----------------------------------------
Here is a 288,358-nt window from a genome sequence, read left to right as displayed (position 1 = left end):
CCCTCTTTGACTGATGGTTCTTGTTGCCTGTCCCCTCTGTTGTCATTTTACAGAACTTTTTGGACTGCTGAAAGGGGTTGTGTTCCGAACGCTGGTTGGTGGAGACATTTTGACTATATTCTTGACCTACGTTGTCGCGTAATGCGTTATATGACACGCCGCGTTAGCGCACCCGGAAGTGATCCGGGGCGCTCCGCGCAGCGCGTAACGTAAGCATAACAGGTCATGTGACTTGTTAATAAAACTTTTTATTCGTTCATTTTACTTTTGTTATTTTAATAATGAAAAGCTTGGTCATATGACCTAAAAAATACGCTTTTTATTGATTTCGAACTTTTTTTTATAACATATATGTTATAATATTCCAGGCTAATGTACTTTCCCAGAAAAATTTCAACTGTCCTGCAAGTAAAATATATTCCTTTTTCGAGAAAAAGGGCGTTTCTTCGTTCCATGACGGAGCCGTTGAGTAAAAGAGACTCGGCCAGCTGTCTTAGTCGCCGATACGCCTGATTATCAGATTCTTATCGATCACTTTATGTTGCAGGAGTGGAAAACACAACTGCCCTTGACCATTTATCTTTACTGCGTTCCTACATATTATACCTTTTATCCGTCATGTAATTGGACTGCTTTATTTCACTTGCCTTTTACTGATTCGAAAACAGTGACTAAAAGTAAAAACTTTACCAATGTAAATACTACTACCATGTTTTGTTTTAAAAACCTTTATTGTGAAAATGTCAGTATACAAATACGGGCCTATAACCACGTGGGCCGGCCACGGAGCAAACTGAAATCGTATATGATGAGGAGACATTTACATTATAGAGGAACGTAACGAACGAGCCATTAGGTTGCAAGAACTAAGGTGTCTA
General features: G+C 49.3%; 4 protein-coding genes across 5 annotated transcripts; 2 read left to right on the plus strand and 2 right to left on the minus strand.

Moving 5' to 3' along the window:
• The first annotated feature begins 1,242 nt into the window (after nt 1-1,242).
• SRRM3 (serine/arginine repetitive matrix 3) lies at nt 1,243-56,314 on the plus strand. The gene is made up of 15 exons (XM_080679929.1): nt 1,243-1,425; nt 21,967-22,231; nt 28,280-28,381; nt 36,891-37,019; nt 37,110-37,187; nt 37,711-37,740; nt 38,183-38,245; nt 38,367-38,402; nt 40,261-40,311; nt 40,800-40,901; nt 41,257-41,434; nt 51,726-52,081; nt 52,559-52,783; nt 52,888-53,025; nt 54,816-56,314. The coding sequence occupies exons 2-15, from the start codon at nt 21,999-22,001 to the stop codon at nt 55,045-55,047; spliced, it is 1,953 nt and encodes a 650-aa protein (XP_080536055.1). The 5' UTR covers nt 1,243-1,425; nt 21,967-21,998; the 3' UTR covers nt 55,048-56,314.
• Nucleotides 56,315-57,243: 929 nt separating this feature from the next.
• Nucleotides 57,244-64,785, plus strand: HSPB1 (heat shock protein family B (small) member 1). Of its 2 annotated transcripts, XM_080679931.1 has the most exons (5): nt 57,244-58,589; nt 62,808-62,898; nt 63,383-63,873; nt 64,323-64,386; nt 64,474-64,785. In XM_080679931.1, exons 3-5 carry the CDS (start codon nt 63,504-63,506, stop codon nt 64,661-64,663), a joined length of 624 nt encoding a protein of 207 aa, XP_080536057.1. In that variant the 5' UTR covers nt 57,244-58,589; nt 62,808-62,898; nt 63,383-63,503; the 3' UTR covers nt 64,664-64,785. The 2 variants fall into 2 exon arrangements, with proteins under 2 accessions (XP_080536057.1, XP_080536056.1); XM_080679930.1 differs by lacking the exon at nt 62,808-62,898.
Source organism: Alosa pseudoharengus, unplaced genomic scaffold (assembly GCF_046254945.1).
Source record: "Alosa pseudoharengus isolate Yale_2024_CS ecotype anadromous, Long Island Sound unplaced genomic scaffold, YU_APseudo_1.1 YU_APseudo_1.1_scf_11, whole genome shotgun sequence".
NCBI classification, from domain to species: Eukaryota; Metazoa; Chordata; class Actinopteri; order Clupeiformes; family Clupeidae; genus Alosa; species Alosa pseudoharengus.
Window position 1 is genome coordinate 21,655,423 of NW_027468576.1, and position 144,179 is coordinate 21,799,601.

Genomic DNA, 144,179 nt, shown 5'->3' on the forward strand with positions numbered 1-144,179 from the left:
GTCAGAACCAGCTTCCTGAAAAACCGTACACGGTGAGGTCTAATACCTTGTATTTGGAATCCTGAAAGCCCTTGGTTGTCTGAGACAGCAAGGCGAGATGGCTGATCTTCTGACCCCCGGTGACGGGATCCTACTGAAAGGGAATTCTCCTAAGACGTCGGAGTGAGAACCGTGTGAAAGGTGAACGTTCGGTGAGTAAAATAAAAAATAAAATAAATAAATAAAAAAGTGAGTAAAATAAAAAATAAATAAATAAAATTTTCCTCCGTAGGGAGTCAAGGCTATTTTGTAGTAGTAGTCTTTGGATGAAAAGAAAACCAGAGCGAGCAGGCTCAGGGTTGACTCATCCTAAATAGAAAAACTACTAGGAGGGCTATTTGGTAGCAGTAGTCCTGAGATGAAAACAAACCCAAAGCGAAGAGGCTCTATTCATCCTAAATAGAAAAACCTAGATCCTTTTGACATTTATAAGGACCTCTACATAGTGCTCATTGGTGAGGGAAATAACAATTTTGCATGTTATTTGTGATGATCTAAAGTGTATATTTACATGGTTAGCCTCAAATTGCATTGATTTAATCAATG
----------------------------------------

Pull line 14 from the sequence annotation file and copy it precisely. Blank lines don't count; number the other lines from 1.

GTCAGAACCAGCTTCCTGAAAAACCGTACACGGTGAGGTCTAATACCTTGTATTTGGAATCCTGAAAGCCCTTGGTTGTCTGAGACAGCAAGGCGAGATGGCTGATCTTCTGACCCCCGGTGACGGGATCCTACTGAAAGGGAATTCTCCTAAGACGTCGGAGTGAGAACCGTGTGAAAGGTGAACGTTCGGTGAGTAAAATAAAAAATAAAATAAATAAATAAAAAAGTGAGTAAAATAAAAAATAAATAAATAAAATTTTCCTCCGTAGGGAGTCAAGGCTATTTTGTAGTAGTAGTCTTTGGATGAAAAGAAAACCAGAGCGAGCAGGCTCAGGGTTGACTCATCCTAAATAGAAAAACTACTAGGAGGGCTATTTGGTAGCAGTAGTCCTGAGATGAAAACAAACCCAAAGCGAAGAGGCTCTATTCATCCTAAATAGAAAAACCTAGATCCTTTTGACATTTATAAGGACCTCTACATAGTGCTCATTGGTGAGGGAAATAACAATTTTGCATGTTATTTGTGATGATCTAAAGTGTATATTTACATGGTTAGCCTCAAATTGCATTGATTTAATCAATG